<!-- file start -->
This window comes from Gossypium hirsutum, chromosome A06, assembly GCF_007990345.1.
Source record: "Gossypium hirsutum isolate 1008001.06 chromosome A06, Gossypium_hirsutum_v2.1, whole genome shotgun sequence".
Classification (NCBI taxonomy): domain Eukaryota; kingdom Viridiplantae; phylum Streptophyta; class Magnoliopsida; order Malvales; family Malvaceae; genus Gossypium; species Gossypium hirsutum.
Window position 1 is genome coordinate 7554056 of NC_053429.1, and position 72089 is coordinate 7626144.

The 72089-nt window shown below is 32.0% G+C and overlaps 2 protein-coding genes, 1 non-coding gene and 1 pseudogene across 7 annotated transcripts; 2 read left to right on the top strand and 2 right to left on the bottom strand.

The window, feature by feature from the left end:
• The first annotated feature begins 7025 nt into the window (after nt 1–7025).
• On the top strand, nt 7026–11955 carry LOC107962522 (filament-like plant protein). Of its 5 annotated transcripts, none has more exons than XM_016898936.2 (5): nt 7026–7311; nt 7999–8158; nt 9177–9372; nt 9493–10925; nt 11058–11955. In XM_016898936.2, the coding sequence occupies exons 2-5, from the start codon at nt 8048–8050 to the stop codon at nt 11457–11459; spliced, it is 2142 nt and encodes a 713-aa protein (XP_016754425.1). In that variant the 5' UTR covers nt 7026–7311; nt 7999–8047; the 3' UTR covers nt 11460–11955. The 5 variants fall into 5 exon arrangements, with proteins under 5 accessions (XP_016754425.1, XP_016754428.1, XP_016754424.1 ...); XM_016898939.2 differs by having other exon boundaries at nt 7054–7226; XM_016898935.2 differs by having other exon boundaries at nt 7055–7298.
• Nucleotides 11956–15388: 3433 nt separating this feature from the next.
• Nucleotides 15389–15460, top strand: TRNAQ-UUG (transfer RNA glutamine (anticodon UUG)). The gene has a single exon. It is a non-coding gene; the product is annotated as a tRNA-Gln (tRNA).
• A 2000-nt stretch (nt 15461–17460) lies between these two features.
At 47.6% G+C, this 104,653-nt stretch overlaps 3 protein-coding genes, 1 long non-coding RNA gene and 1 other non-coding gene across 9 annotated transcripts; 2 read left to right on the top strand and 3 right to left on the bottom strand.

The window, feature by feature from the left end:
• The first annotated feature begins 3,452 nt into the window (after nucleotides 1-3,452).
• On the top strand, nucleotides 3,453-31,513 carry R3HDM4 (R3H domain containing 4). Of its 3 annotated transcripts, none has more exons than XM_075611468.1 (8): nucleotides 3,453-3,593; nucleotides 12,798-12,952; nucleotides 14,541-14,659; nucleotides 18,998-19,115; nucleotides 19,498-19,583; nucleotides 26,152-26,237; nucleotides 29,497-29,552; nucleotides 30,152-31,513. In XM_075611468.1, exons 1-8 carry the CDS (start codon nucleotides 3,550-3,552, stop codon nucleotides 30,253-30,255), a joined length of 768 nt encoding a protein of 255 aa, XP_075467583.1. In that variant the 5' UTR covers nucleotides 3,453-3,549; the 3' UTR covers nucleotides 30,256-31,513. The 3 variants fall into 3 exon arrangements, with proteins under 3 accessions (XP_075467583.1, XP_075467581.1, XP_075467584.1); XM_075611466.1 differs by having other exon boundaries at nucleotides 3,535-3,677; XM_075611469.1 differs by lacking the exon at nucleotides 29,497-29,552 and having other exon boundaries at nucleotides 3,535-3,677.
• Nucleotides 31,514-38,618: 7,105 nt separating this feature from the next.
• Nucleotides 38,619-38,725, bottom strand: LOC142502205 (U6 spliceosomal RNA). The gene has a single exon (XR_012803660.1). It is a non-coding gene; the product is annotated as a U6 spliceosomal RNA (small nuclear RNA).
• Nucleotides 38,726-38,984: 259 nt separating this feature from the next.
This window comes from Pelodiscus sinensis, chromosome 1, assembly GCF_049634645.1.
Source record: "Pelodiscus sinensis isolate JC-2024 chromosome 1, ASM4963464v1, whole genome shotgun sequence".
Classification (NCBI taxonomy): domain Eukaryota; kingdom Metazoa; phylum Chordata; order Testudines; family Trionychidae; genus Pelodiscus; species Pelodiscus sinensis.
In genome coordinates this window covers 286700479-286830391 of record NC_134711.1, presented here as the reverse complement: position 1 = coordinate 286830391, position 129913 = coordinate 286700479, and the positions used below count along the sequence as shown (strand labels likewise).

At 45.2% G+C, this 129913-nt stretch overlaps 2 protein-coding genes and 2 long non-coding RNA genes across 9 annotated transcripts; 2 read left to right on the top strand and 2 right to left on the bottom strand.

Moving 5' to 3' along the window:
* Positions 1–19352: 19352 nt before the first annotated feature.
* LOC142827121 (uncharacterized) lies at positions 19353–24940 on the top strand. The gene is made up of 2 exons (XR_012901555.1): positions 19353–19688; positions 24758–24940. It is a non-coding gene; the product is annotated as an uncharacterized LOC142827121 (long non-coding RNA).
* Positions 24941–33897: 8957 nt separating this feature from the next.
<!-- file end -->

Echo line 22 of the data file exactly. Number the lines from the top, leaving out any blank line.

In genome coordinates this window covers 286700479-286830391 of record NC_134711.1, presented here as the reverse complement: position 1 = coordinate 286830391, position 129913 = coordinate 286700479, and the positions used below count along the sequence as shown (strand labels likewise).